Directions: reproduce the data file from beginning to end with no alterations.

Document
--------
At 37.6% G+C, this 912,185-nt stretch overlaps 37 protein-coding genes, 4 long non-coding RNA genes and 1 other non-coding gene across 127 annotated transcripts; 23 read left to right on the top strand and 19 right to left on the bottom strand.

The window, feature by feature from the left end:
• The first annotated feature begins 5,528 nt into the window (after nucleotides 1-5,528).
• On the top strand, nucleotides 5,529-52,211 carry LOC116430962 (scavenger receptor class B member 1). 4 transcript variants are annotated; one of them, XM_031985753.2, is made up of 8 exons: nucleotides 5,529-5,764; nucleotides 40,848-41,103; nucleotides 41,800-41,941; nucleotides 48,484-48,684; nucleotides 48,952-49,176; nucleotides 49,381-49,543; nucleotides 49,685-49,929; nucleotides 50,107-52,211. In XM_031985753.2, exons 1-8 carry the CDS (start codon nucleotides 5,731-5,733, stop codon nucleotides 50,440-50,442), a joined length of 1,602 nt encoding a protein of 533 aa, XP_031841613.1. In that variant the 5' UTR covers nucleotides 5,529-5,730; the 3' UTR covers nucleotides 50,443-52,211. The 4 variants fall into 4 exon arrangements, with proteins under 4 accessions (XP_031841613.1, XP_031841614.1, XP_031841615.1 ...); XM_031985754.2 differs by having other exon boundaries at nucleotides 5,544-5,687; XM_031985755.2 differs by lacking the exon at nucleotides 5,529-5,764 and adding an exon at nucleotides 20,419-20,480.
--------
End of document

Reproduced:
At 37.6% G+C, this 912,185-nt stretch overlaps 37 protein-coding genes, 4 long non-coding RNA genes and 1 other non-coding gene across 127 annotated transcripts; 23 read left to right on the top strand and 19 right to left on the bottom strand.

The window, feature by feature from the left end:
• The first annotated feature begins 5,528 nt into the window (after nucleotides 1-5,528).
• On the top strand, nucleotides 5,529-52,211 carry LOC116430962 (scavenger receptor class B member 1). 4 transcript variants are annotated; one of them, XM_031985753.2, is made up of 8 exons: nucleotides 5,529-5,764; nucleotides 40,848-41,103; nucleotides 41,800-41,941; nucleotides 48,484-48,684; nucleotides 48,952-49,176; nucleotides 49,381-49,543; nucleotides 49,685-49,929; nucleotides 50,107-52,211. In XM_031985753.2, exons 1-8 carry the CDS (start codon nucleotides 5,731-5,733, stop codon nucleotides 50,440-50,442), a joined length of 1,602 nt encoding a protein of 533 aa, XP_031841613.1. In that variant the 5' UTR covers nucleotides 5,529-5,730; the 3' UTR covers nucleotides 50,443-52,211. The 4 variants fall into 4 exon arrangements, with proteins under 4 accessions (XP_031841613.1, XP_031841614.1, XP_031841615.1 ...); XM_031985754.2 differs by having other exon boundaries at nucleotides 5,544-5,687; XM_031985755.2 differs by lacking the exon at nucleotides 5,529-5,764 and adding an exon at nucleotides 20,419-20,480.